Oh, give me back my joy again; you have broken me – now let me rejoice.
Don’t keep looking at my sins. Remove the stain of my guilt.
A person who has a genuine relationship with God is going to be devastated when that relationship is damaged, as we talked about in sign #2. But it won’t stop there. When we experience true repentance, we’ll long to have that relationship restored.
King Saul gave no indication that he noticed or cared that the relationship he once experienced with God had been severed. He was too busy worrying what people might think. In contrast, King David seemed to feel the fractured relationship all the way to his core and pleaded with God for restoration.
When we experience true repentance, we’re going to feel like David did. We’ll long for the joy of redemption, knowing it can only come from God.
Questions to reflect on for sign #4
- Is there a longing in my heart for right relationship with God? If not, why is that true?
- Do I understand that even though my sin fractured my intimacy with God, redemption is available?
- Do I want the cleansing Jesus offers? Do I recognize that it can only come through Him?
- Am I willing to turn to God to receive the free gift of restored relationship that is found in His forgiveness?
Sign #5 – True Repentance Appeals to God for Cleansing
Psalm 51:10-12 – Create in me a clean heart, O God. Renew a loyal spirit within me.
Do not banish me from your presence, and don’t take your Holy Spirit from me.
Restore to me the joy of your salvation, and make me willing to obey you.
This is a big one. One of the most important signs of true repentance is an understanding that we can not fix ourselves, it has to be God who does the cleansing.
King Saul’s life was marked by one attempt after another to handle things his own way, right up to the very end. But David’s heart was tethered to his God and as a result, when it needed cleansing, he appealed to the One to whom it belonged.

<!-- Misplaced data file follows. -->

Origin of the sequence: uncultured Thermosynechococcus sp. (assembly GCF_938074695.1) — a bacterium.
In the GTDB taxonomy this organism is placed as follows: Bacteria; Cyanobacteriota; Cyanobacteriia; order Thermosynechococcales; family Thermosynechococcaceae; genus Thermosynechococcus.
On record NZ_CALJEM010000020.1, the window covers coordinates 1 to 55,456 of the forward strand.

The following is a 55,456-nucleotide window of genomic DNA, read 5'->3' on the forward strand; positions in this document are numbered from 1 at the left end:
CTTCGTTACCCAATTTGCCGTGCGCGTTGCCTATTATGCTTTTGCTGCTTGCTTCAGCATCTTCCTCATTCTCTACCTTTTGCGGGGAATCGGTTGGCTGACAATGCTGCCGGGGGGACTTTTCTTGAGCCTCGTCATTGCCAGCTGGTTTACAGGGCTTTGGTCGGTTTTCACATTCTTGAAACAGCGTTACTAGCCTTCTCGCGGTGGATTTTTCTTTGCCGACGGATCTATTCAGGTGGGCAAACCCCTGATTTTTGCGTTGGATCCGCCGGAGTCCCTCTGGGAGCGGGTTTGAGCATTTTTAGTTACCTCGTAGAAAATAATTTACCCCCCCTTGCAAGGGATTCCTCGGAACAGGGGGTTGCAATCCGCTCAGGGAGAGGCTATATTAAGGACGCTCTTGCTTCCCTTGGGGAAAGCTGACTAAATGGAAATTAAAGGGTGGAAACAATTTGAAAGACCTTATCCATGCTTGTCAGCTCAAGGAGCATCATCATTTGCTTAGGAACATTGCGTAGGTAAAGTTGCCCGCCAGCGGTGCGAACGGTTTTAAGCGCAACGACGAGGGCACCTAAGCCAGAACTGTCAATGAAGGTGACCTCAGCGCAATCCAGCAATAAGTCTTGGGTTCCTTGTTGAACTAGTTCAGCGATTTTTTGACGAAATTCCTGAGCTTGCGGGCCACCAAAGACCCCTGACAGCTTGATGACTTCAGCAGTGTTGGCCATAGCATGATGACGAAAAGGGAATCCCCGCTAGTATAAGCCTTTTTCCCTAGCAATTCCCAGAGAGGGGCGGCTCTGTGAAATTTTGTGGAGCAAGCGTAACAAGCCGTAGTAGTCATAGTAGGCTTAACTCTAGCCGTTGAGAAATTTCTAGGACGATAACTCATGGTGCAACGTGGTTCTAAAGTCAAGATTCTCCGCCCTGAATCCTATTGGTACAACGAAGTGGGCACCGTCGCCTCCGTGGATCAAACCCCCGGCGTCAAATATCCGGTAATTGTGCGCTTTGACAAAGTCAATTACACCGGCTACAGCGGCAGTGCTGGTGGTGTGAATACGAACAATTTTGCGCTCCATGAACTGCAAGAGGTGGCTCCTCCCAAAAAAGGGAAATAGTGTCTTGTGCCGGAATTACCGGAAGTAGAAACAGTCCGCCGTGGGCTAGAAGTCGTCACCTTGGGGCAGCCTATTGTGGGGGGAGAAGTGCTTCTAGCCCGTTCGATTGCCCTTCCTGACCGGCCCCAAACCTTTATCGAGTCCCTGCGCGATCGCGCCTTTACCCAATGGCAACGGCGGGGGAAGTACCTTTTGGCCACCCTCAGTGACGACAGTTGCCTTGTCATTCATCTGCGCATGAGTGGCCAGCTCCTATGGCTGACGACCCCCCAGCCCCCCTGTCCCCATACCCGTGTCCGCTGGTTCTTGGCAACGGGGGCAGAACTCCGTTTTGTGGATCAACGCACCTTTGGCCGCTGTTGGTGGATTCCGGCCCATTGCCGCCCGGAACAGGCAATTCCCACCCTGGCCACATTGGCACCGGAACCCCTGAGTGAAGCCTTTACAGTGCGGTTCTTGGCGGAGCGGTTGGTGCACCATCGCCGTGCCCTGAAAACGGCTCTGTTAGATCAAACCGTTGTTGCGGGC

David understood that if he had any chance of recovering from the enormous debt his sin had created he needed God to change his heart and turn it back towards Him.
When we choose repentance, we too will eagerly turn our hearts over to God for renewal. We will appeal to Him to give us the desire and ability to live in obedience to Him.
Questions to reflect on for sign #5
- Do I understand that no matter how hard I try, I just can’t clean up the mess my sin made by myself? Do I know I need God to create a clean heart in me?
- Am I ready to ask God to make me willing to obey Him? Do I understand it has to be His work that changes me?
Sign #6 – A Sign of True Repentance is Eagerness to Share the Story of God’s Redemption with Others
Psalm 51:13-15 – Then I will teach your ways to rebels, and they will return to you.
Forgive me for shedding blood, O God who saves;
then I will joyfully sing of your forgiveness.
Unseal my lips, O Lord, that my mouth may praise you.
King Saul wanted to make sure that he still received honor from Samuel before the elders of Israel, but David was only concerned that God be magnified. Here in Psalm 51, he asks God to “unseal his lips” so he could tell everyone about the incredible forgiveness God offers to those who repent.
One of the many signs of true repentance is an interest in sharing our story for God’s glory. The humility that comes with Biblical repentance is genuinely blown away by how God works in spite of our sin and can’t wait to tell others about it.